The muffled sound in front of me made me think he was laughing again, but as I looked up I saw the neck of the bird where he had severed it with his freaking knife, sticking a good three inches into his throat. I hadn’t even been aware of it when his knee connected. There was blood everywhere now. He reached for the bird, which I wasn’t even holding anymore and my fight or flight instinct took over. I smacked the bottom of the bird as hard as I could and drove the tube of its neck deep into his skull.

He continued to make gurgling sounds while I raced for the balcony, needing to make it out before someone else came in. I could hear footsteps in the hallway now. I charged though the already open sliding balcony door, knocking the screen door clear off the frame. I saw another blond man, of smaller stature, standing about four feet beyond the balcony on the ground below, a lookout maybe. He was not looking at me yet, but he was standing between me and freedom. I took two quick steps planted my hands on the rail and vaulted over, letting the lookout soften the impact of my twelve-foot drop.

One foot struck his back and the other his head. I rolled as the rest of me hit the ground and started running, not bothering to look back and see if I was being followed. I heard sounds, scuffling sounds and some yelling in a language I didn’t understand, but just kept hauling ass. I’m not the world’s fastest runner by any means, but I can tell you I’d never had adrenaline and fear coursing through my veins before. This was the first time I was running so fast I felt completely out of control and off balance.

I cornered the adjacent building at top speed. I heard voices nearby but had no idea if they were Jinx’s assailants or not. Instead of running for the gate of the complex, my original intent, I angled to my left towards the white plank fence which defined the perimeter of the complex. It was easily six feet in height. I certainly couldn’t leap it, and there wasn’t much to grab onto in order to climb it. Something told me, however, if I tried to make it through the front gate, I would be a dead man. My best chance for survival was to get out of the complex and out of sight as quickly as possible.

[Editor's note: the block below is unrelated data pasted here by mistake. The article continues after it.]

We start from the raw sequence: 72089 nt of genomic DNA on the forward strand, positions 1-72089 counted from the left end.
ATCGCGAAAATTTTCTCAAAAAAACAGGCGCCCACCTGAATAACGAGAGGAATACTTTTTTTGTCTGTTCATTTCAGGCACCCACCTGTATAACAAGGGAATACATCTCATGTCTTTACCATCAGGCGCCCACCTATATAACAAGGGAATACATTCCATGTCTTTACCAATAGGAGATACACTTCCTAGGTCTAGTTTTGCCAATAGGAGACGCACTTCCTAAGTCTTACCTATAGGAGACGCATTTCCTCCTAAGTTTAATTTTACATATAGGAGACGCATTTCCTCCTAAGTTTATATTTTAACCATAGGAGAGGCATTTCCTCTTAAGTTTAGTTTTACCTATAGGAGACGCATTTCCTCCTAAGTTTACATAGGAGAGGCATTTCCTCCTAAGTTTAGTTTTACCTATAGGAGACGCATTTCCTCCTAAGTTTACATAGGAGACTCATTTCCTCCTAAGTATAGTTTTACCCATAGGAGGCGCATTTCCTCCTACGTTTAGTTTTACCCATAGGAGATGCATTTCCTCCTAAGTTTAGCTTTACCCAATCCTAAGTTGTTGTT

Thinking as quickly as I had ever done in my life, I saw half a dozen bags of mulch propped against the fence about forty feet further on and calculated the trajectory. Running as fast as I was, I’d likely take a nasty spill on the other side, but if I was still visible when my pursuer rounded the corner, I could pretty much hang it up.

With a mental grimace I kept my speed and about six feet before the mulch pushed off with my right leg, launching myself upward towards the top sack of mulch. I hit it with my left foot squarely and propelled myself upward, my left hand grabbing onto the top of one of the planks, and twisted my body with every bit of strength I had. My body flailed awkwardly, clearing the fence, moving almost backward on the other side. I came to a hard three-point landing on right knee, right hand and left cheek. Stars swam in my vision as pain said hello and happy day.

I pushed up; glad nothing was broken and sprinted through the back door of the Taco Bell, startling a woman who nearly dropped her tray when she saw me barreling towards her. I leapt over a vacant booth which was between me and the front door courtesy of a hand plant on the knee wall beside it. I was out the front door in less than three seconds. I turned right as I exited the building and continue running, trying to put as much distance between me and my pursuers as I could. I ran about a hundred yards to the north and darted through four lanes of traffic as I moved farther away from the apartment. I scarcely slowed as I coursed through an alley which divided the strip center in two marginally equal halves. As I cleared the side of the drycleaner’s I ran through its parking lot and crossed another street. This time I turned left and hugged the side of Tres Compadres Authentic Mexican Cuisine, its mint green exterior somehow seeming a calm oasis in the midst of the chaos that surrounded me.